And the air supply device includes a blower 20 for drawing in air form outside and blowing the air to the air supply passage 7 of the combustion device, and a filter 21 for filtering foreign particles from the air drawn in by the blower.

Accordingly, when the cartridge tank 1 filled with fuel is placed on the metering tank 2 of the fuel feeding device, the fuel filled in the cartridge tank i flows down into the metering tank 2 and stored therein.

Under the above condition, when a user turns on a power switch, a control part(not shown) controls the preheater 13 buried around the carburetor 12 to preheat the carburetor 12, and when the temperature sensed at the preheat sensing thermistor 14 of the carburetor is reached to a preset value, the control part stops preheating of the carburetor 12 and, on the same time, operates the blower 20 of the air supply part 20 and the electronic pump 4 of the fuel feeding device.

The operated blower 20 blows air cleared of various foreign particles through the filter 21, only through the air supply passage 7 and the nozzle 10 into the carburetor 12 for 20-30 seconds before ignition for cleaning inside of the carburetor 12, and the operated electronic pump 4 feeds the fuel from the metering tank 2 through the fuel feed pipe 3 to the constant leveller 5 that maintains a constant level of the fuel thereof.

In this time, the fuel maintaining a constant level in the constant leveller is, pressurized by a part of the air from the air supply passage 7 entered into the constant leveller 5 by continuous guide of the pressurizing tube 8 at opening of the solenoid 9 operated in response to a control signal of the control part, flows through the needle 11 guided by the pipe orifice 6, primarily atomized by and laden on the air blowing through the nozzle 10 into inside of the carburetor 12 even after the above 20-30 seconds of blowing for cleaning inside of the carburetor 12, fed into inside of the preheated carburetor 12.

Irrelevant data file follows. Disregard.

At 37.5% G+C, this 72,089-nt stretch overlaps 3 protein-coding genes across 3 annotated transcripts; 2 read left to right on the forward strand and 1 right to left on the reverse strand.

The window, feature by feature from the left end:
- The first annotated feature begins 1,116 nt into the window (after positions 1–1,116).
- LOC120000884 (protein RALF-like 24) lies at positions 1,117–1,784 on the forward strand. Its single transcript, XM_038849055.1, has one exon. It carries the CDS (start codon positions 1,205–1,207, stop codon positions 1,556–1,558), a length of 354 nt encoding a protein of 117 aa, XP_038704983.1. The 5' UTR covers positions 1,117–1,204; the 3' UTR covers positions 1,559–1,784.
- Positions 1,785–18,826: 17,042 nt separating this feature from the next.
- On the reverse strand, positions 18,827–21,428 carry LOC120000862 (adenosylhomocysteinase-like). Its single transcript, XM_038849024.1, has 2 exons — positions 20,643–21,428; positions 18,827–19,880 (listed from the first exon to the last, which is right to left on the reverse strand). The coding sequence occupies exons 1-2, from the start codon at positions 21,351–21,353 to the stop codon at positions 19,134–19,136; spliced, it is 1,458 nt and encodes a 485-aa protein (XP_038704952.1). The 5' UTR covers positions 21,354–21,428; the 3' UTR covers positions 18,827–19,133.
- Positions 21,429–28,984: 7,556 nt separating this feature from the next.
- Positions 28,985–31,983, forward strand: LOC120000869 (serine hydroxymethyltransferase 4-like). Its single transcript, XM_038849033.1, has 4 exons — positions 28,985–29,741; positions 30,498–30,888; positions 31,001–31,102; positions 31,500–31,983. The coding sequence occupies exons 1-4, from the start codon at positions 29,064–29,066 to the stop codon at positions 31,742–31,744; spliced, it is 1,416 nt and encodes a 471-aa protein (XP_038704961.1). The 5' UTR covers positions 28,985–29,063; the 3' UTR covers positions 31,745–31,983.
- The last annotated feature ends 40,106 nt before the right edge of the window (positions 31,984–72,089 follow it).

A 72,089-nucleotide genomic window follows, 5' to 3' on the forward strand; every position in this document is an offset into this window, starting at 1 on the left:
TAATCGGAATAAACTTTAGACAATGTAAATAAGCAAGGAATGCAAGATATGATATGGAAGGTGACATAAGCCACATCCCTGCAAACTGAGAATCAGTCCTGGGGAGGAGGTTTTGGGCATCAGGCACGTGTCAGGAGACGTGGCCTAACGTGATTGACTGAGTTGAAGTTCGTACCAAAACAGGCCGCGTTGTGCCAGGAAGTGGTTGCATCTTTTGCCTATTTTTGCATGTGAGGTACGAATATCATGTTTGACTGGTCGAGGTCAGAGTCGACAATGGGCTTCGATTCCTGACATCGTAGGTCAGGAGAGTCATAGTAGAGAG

And the fuel sprayed into the preheated carburetor 12 laden on air, swirls along the inner wall of the carburetor due to the tangential connection of the nozzle 10 to the inner wall of the carburetor, vaporizes into vaporized fuel gas by the heat of inner wall of the preheated carburetor 12, further mixes with air while swirling, and exhausts through the burner head 16 covering top of the carburetor when the fuel gas is ignited by the spark flying from the ignition plug 15 to form flame.

When the flame detector 17 detects formation of flame at ignition of fuel gas in initial stage of ignition and applies the signal on detection of flame, the control part, discriminates abnormal conditions of the applied flame detection signal, and if there are no abnormal conditions found, checks other safety devices, and controls to carry out a normal room heating.

However, since the conventional combustion device of a kerosene fan heater has a construction that makes the fuel fed into the carburetor through the needle laden on the air blowing through the nozzle vaporize as it swirls along the inner wall of the carburetor in one direction after it impinges onto the inner wall directly, the combustion device has following problems.